Time for wandering

26

Dear Artist,

Last weekend, a ten-year-old friend took me to summer camp drop-off. We snaked a sea-hugging road through mountain passes while she described the intricacies of geocaching, bouldering, trail riding and ukulele. At bedtime without her Kindle, she told me she’ll be whispering in a cabin of seven others, with two teenaged counsellors on the other side of a soundproof curtain. After Starbucks, the highway narrowed to a dirt road and then a mulch path, where a Hawaiian-shirted adolescent wearing a wooden name badge motioned us with his clipboard into a parking space.

John-F-Carlson_forest

oil on canvas
by John F. Carlson (1875 – 1947)

At check-in, my friend dropped her duffle and crossed over into time stoppage. Camp showed no signs of this decade or millennium. We stepped up into “Cloud Burst” and surveyed a set of bunk beds and wooden shelving. I examined the soundproof curtain. Outside, behind and all around the playing fields and volleyball net, health station and mess hall, a deep forest spread out in veined pathways and no pathways. I imagined its clearings and canopies and the yet-to-be-thought-of ideas waiting there. I remembered my own chances in an Emily Carr-like thicket on Cortes Island, where second-growth Cedars breathed their mysteries and the secrets of previous wanderers.

john-f-carlson4

oil on canvas
by John F. Carlson

Back in the studio, I opened the doors and let the bunnies hop closer. I took to my own nearby woods where, in a clearing, a pair of Golden Eagles shared a catch from the estuary. Summer sidled up and gave an endless evening of moving light — and in it, the time and space for wandering.

Sincerely,

Sara

 

john-f-carlson5

oil painting by John F. Carlson

PS: “There is a pleasure in the pathless woods, / There is a rapture on the lonely shore, / There is society, where none intrudes, / By the deep Sea, and music in its roar: / I love not Man the less, but Nature more.” (Lord Byron)

Esoterica: Structuring unstructured time is a summer art form designed for artists and bestowed upon ten-year-olds. Make a fierce commitment to localized play, load up on materials and make cuts to the social calendar. Embrace the microcosm of your local green space. Look at the calendar and make a note of the beginning and end of this time. “Play is the work of the child,” said Maria Montessori. This summer, might we all be the child?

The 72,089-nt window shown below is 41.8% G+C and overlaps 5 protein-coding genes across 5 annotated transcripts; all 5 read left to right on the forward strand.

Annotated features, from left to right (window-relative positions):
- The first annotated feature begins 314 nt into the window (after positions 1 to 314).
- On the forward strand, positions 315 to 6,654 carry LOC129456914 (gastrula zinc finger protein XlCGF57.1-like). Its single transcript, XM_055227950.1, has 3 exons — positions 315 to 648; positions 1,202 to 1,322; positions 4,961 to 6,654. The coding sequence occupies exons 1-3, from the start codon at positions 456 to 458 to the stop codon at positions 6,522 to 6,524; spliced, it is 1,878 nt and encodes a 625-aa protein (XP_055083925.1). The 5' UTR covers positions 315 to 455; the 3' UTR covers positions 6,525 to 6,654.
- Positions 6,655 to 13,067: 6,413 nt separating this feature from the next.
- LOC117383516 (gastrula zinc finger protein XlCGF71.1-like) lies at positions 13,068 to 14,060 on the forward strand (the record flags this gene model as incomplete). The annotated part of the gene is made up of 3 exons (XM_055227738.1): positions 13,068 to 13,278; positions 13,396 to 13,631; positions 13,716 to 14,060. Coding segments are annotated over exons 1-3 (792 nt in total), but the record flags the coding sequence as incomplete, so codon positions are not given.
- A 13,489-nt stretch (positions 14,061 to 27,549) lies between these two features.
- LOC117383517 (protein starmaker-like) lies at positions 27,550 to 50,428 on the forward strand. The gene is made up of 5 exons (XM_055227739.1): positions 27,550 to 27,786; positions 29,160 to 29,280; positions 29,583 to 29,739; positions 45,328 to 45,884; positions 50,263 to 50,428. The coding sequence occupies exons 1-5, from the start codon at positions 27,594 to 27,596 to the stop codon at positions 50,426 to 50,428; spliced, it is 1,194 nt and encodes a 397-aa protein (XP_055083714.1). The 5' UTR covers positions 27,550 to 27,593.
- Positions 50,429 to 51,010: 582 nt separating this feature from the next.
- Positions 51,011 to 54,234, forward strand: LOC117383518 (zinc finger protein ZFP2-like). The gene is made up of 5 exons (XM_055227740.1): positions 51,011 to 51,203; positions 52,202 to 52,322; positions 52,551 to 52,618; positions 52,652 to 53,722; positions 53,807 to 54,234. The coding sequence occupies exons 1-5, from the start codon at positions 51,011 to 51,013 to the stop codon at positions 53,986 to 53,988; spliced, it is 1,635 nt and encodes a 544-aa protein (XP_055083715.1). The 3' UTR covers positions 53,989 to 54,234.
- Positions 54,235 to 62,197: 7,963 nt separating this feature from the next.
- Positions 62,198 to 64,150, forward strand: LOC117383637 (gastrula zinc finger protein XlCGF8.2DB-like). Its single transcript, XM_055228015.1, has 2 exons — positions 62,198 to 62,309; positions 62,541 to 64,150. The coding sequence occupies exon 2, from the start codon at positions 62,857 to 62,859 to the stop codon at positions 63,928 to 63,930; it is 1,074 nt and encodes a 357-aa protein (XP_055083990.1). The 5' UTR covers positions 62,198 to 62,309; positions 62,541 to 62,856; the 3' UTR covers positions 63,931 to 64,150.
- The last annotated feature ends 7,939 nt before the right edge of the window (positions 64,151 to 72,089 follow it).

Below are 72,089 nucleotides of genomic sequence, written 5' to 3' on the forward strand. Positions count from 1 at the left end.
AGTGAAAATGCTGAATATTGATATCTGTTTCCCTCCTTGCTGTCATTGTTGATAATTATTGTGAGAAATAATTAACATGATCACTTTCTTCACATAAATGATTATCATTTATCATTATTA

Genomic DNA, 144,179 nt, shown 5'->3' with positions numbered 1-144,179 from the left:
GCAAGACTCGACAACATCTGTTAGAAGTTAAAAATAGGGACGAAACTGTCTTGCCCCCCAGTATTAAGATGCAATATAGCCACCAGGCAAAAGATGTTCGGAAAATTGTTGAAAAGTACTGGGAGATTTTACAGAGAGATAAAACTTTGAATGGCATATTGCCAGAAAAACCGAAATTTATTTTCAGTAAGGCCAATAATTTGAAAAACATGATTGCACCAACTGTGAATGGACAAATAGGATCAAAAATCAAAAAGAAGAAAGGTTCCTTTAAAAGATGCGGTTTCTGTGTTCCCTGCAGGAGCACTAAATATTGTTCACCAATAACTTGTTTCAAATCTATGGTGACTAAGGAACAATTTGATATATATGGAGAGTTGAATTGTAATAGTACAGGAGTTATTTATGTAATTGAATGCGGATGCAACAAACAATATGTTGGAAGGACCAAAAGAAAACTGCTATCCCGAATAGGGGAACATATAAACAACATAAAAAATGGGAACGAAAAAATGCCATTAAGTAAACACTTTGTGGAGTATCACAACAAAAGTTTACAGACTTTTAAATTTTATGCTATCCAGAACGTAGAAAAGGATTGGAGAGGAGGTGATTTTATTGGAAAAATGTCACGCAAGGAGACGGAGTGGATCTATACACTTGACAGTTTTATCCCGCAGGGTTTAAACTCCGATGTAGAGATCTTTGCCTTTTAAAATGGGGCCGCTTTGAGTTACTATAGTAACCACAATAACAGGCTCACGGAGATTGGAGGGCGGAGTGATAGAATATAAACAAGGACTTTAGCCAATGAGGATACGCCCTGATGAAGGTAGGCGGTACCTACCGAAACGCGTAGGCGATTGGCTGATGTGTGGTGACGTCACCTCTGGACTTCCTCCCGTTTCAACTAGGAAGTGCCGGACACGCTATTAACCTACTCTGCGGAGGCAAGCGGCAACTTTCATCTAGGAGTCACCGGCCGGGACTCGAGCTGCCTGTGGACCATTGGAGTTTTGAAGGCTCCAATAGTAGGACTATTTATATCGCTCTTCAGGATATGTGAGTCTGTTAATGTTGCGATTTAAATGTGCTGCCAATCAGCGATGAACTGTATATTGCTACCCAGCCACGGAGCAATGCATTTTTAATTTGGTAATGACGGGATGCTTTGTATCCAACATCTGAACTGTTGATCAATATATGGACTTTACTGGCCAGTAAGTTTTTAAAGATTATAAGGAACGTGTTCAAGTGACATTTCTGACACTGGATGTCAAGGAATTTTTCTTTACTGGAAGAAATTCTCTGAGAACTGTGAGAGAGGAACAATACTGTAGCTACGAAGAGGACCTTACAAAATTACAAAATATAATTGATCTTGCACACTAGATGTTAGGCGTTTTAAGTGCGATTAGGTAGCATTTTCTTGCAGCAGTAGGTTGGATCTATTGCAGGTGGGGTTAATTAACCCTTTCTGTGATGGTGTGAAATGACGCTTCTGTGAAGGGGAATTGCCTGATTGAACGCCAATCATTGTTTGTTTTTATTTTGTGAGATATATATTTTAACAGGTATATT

john-f-carlson7

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“To the artist, the forest is an asylum of peace and dancing shadows.” (John F. Carlson)

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26 Comments

  1. Steve Clement on

    Sara, you food me today. I always try to figure out whether it is you writing or one of your dear father’s older musings. Today, I suppose given the subject matter, I was quite sure it was your dad. Thanks as always for a bit of artistic joy early in the day!

  2. Thank you for this one, Sara…the last paragraph slowed me right down to where I could actually “feel” being in the deep winter woods of Carlson’s paintings! You made my day! Thanks for the inspiration!

  3. Sandra Donohue, Robson, B.C. on

    This letter was serendipitous. I was just driving home from town, noticing a couple of kids riding their bikes along the road. On one side was the Columbia River and on the other lots of wild flowers were blooming. I thought that it was so wonderful. For kids to have two whole months off from school to enjoy these kind of days. I hope that the idea of cutting back on summer holidays, in favour of spreading the time off over the rest of the year never takes hold.

  4. Thank you for posting John F Carlsons landscapes. I pulled out his book “Carlson’s Guide to Landscape Painting” and will start to reread it. Excellent book.

    • GEORGE REIS on

      GREAT TO SEE PHOTOS OF JOHN F. CARLSON….HIS BOOK “CARLSON’S GUIDE TO LANDSCAPE PAINTING, HAS BEEN MY BIBLE FOR MANY YEARS O F LANDSCAPE PAINTING, IN FACT I WAS FORTUNATE TO FIND A NICE SIZED FALL SCENE OF HIS YEARS AGO, AT AN ESTATE SALE….IT HAS BEEN IN THE ENTRY WAY OF MY HOME FOR AT LEAST TWO DECADES…….MY STUDIO HAS ALWAYS BEEN MY ASYLUM OF PEACE…..

  5. Sara, thank you for the gift of this letter. It’s exactly what I needed to think about today. Blessings.

  6. Yes, if we do not spend all the time we can outdoors in summer, we atrophy too much in winter and cannot enjoy its quiet time for drawing inward and creating what was conceived in summer. That’s what the Canadian climate is about.

  7. Thank you, thank you for this winsome message. I look forward to your newsletters and appreciate your visual art of storytelling. You brighten my day! From an amateur artist in ON

  8. Cynthia Grover on

    Thank you, Sara, for this reverie and Carlson’s evocative oils. Ah, that the essence of childhood would remain forever….

  9. Alexandra Vsnce on

    Thank you for this wonderful message and inspiration. Nature is a sanctuary for me as well. It’s pleasant to imagine so many who make art playing in the asylum of nature. This place of peace is even more restorative as I age.

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